Camilo Villegas lines up a putt on the third green...

Camilo Villegas lines up a putt on the third green during the final round of the Tour Championship golf tournament at East Lake Golf Club in Atlanta, Sunday, Sept. 28, 2008. Villegas is back in the Masters for the first time in nine years. Credit: AP/John Amis

AUGUSTA, Ga. — Camilo Villegas rarely looked so composed while filled with so much emotion. He tapped in for par in Bermuda last fall, straightened and lightly pumped his fist before looking to the heavens.

His first victory in nine years, right when he was on the verge of being left behind in this new era of big money in golf, earned him a two-year exemption on the PGA Tour and a ticket back to Augusta National for the Masters.

None of it mattered in that moment. He was only thinking of Mia, his little one. His little angel. He says he could feel her energy.

Villegas still recalls every detail from being at Nicklaus Children's Hospital in Florida with his wife, Maria, as they waited for the results of a scan on their 18-month-old daughter. The door opened and the room filled with a dozen doctors and staff members.

“You don't need 12 people to give you good news,” he said.

He wept for days. The strength came from his wife, who admonished him not to cry in front of their daughter. She decorated the room in bright colors because she wanted their time with Mia to be filled with happiness. There would be time for tears later.

Mia battled tumors on her brain and her spine for four months. She died on July 26, 2020.

Camilo Villegas, of Colombia, hits off the 11th fairway during...

Camilo Villegas, of Colombia, hits off the 11th fairway during the second round of the 3M Open golf tournament at the Tournament Players Club in Blaine, Minn., Friday, July 22, 2022. Villegas is back in the Masters for the first time in nine years. Credit: AP/Abbie Parr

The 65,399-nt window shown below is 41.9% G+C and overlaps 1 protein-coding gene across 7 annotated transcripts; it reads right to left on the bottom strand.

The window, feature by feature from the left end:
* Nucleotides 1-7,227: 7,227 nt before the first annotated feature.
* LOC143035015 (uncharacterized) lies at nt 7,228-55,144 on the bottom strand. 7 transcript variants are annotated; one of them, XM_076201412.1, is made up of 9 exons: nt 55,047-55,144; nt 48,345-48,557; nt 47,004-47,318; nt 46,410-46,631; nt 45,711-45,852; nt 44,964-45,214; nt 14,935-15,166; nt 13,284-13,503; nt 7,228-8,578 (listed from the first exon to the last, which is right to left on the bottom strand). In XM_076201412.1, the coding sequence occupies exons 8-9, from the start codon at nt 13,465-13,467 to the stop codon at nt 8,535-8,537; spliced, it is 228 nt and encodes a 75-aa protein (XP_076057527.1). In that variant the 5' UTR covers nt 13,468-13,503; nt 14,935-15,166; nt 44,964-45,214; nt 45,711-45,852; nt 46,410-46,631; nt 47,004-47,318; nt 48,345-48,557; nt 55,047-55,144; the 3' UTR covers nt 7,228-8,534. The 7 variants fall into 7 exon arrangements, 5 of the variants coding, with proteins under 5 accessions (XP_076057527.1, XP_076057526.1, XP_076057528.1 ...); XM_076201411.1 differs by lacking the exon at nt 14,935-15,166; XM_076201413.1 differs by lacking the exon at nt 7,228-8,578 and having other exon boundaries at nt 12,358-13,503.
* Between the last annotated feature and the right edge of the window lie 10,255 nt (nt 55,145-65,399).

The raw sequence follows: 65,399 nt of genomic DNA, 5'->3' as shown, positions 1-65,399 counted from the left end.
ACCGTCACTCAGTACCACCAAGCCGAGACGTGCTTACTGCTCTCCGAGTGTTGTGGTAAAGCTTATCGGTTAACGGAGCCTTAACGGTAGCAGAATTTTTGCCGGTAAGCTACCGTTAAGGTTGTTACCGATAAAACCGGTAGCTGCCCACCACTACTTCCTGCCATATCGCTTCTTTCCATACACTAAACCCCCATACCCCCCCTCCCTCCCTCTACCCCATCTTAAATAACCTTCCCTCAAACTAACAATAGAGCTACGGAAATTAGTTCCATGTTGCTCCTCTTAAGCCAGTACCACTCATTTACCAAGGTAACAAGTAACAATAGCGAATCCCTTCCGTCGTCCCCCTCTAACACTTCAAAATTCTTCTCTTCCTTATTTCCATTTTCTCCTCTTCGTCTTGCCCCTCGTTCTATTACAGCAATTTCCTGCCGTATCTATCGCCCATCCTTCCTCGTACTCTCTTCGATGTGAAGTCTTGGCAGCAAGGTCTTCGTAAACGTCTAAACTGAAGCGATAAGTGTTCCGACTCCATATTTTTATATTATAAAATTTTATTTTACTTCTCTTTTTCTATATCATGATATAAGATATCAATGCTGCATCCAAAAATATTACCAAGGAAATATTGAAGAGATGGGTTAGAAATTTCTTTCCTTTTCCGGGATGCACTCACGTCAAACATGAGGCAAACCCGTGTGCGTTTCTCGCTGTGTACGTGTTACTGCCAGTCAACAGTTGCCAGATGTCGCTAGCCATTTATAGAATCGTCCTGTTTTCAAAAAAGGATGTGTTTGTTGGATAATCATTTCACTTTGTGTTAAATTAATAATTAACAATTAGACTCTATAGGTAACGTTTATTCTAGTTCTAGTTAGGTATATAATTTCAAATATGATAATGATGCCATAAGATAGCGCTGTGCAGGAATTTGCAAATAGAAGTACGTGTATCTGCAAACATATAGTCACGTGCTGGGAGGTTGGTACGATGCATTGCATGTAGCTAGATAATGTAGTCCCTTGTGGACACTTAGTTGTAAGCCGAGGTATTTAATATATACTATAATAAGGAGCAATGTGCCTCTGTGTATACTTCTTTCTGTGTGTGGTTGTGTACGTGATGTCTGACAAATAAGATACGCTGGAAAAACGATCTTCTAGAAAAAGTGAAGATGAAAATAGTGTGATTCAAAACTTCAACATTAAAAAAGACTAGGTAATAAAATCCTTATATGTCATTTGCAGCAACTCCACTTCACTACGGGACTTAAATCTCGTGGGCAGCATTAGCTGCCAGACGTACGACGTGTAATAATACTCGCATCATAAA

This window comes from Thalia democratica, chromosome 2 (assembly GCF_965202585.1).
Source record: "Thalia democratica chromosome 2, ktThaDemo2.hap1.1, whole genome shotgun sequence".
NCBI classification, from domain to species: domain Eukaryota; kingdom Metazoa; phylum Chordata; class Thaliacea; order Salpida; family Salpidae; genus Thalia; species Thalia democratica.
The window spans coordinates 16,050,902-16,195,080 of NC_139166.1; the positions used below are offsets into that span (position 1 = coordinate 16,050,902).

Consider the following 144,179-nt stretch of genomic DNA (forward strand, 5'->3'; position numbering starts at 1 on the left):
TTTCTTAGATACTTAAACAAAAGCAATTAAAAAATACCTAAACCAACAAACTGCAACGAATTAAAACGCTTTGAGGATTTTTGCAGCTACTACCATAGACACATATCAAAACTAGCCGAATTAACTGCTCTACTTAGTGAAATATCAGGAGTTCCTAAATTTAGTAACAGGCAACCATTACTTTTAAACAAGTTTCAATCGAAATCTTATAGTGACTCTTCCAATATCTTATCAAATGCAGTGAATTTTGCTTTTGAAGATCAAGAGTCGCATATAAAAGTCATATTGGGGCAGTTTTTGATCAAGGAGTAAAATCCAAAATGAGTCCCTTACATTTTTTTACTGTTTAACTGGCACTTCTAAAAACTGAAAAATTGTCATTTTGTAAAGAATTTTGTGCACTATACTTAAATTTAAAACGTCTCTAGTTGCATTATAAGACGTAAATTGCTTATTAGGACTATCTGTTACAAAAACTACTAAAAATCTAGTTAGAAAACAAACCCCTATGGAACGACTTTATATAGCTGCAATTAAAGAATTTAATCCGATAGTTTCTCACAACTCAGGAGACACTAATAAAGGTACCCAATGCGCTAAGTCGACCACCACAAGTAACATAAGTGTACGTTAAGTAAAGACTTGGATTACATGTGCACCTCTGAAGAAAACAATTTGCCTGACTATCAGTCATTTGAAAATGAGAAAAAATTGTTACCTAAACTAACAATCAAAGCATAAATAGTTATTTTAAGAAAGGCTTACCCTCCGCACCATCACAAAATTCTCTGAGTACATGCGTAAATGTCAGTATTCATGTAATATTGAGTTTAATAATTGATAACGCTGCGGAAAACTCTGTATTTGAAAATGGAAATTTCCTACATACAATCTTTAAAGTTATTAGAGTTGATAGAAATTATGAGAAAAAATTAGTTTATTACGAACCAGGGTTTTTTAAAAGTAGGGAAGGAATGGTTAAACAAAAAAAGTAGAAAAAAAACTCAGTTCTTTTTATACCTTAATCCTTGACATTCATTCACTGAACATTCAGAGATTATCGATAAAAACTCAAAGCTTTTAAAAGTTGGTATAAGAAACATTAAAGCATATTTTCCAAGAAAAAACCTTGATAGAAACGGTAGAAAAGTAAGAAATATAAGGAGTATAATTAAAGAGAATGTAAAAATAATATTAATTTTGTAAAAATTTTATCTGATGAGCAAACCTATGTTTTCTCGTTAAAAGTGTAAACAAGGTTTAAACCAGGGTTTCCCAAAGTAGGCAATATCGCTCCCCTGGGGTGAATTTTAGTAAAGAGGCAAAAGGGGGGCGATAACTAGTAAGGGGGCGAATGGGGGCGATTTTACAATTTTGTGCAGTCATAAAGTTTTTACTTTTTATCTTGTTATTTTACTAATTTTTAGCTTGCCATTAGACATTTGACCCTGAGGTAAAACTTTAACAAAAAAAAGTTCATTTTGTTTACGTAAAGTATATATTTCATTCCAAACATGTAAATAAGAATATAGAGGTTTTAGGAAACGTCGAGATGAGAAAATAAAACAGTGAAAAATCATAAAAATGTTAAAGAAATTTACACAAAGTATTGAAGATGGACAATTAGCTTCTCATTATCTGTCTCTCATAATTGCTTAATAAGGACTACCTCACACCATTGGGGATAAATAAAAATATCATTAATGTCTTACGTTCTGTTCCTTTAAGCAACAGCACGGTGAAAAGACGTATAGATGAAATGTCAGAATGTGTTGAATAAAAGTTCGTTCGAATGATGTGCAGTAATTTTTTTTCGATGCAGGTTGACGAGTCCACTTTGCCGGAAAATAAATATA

Three years and three months later, there was Villegas — his heart broken, but not his spirit — getting showered with champagne on the 18th green at Port Royal Golf Club until grabbing a bottle and taking a swig.

“This game has given me so many great things, and in the process, it kicks your butt," Villegas said that Sunday at the Bermuda Championship. "Life has given me so many great things, and in the process it kicks your butt, too.”

Villegas went to Augusta National with Rory McIlroy earlier this week to get reacquainted with a course he had reason to believe he might never see again.

The 42-year-old Colombian has always been about big energy, only he was the one bringing it. From what he calls his “magical place” at Club Campestre in Medellin to four All-American years at Florida, he was a dynamic young star on the rise. He was “Spiderman” for the way he sprawled his body inches above the ground to read putts.

Camilo Villegas, of Colombia, hits from the sand trap on...

Camilo Villegas, of Colombia, hits from the sand trap on the ninth hole during the first round of The Players Championship golf tournament Thursday, March 14, 2024, in Ponte Vedra Beach, Fla. Credit: AP/Marta Lavandier

Villegas reached as high as No. 7 in the world in 2008 when he won the BMW Championship and the Tour Championship in consecutive weeks. But then he became obsessed with his ranking, with all the wrong things, and his game began to slide.

He won in 2014 to get back to the Masters. That turned out to be an aberration. Then a shoulder injury in 2018 kept him out for nearly two years.